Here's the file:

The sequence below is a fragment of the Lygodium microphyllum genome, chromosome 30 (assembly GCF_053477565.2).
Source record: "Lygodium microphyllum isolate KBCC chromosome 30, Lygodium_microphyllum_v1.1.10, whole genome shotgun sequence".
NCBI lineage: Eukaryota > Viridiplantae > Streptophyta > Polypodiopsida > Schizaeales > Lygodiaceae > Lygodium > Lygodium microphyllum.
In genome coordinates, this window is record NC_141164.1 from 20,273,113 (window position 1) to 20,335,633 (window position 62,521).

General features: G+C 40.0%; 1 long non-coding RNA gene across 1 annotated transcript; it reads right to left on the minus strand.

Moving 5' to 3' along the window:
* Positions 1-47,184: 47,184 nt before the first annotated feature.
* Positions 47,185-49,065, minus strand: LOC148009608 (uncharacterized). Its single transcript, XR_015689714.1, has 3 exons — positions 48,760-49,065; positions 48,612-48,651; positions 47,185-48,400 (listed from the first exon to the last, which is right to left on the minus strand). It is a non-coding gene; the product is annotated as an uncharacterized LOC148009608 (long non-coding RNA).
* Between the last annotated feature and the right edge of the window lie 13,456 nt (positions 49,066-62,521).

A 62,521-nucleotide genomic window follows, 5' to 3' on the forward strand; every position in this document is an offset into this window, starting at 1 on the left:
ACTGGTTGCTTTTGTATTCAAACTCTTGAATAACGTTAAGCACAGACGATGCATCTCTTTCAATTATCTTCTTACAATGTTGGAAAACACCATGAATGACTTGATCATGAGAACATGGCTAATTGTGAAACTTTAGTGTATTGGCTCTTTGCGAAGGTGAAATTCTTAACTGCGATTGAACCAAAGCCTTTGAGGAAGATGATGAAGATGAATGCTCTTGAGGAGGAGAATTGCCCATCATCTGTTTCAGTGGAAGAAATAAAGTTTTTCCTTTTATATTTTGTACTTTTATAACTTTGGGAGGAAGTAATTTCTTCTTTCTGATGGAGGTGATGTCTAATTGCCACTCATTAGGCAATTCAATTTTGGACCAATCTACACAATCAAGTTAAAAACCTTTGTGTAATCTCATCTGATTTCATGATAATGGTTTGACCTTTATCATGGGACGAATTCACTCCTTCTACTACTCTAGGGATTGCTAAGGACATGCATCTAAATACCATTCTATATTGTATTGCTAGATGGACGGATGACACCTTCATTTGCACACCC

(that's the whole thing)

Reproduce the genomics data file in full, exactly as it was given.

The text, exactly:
The sequence below is a fragment of the Lygodium microphyllum genome, chromosome 30 (assembly GCF_053477565.2).
Source record: "Lygodium microphyllum isolate KBCC chromosome 30, Lygodium_microphyllum_v1.1.10, whole genome shotgun sequence".
NCBI lineage: Eukaryota > Viridiplantae > Streptophyta > Polypodiopsida > Schizaeales > Lygodiaceae > Lygodium > Lygodium microphyllum.
In genome coordinates, this window is record NC_141164.1 from 20,273,113 (window position 1) to 20,335,633 (window position 62,521).

General features: G+C 40.0%; 1 long non-coding RNA gene across 1 annotated transcript; it reads right to left on the minus strand.

Moving 5' to 3' along the window:
* Positions 1-47,184: 47,184 nt before the first annotated feature.
* Positions 47,185-49,065, minus strand: LOC148009608 (uncharacterized). Its single transcript, XR_015689714.1, has 3 exons — positions 48,760-49,065; positions 48,612-48,651; positions 47,185-48,400 (listed from the first exon to the last, which is right to left on the minus strand). It is a non-coding gene; the product is annotated as an uncharacterized LOC148009608 (long non-coding RNA).
* Between the last annotated feature and the right edge of the window lie 13,456 nt (positions 49,066-62,521).

A 62,521-nucleotide genomic window follows, 5' to 3' on the forward strand; every position in this document is an offset into this window, starting at 1 on the left:
ACTGGTTGCTTTTGTATTCAAACTCTTGAATAACGTTAAGCACAGACGATGCATCTCTTTCAATTATCTTCTTACAATGTTGGAAAACACCATGAATGACTTGATCATGAGAACATGGCTAATTGTGAAACTTTAGTGTATTGGCTCTTTGCGAAGGTGAAATTCTTAACTGCGATTGAACCAAAGCCTTTGAGGAAGATGATGAAGATGAATGCTCTTGAGGAGGAGAATTGCCCATCATCTGTTTCAGTGGAAGAAATAAAGTTTTTCCTTTTATATTTTGTACTTTTATAACTTTGGGAGGAAGTAATTTCTTCTTTCTGATGGAGGTGATGTCTAATTGCCACTCATTAGGCAATTCAATTTTGGACCAATCTACACAATCAAGTTAAAAACCTTTGTGTAATCTCATCTGATTTCATGATAATGGTTTGACCTTTATCATGGGACGAATTCACTCCTTCTACTACTCTAGGGATTGCTAAGGACATGCATCTAAATACCATTCTATATTGTATTGCTAGATGGACGGATGACACCTTCATTTGCACACCC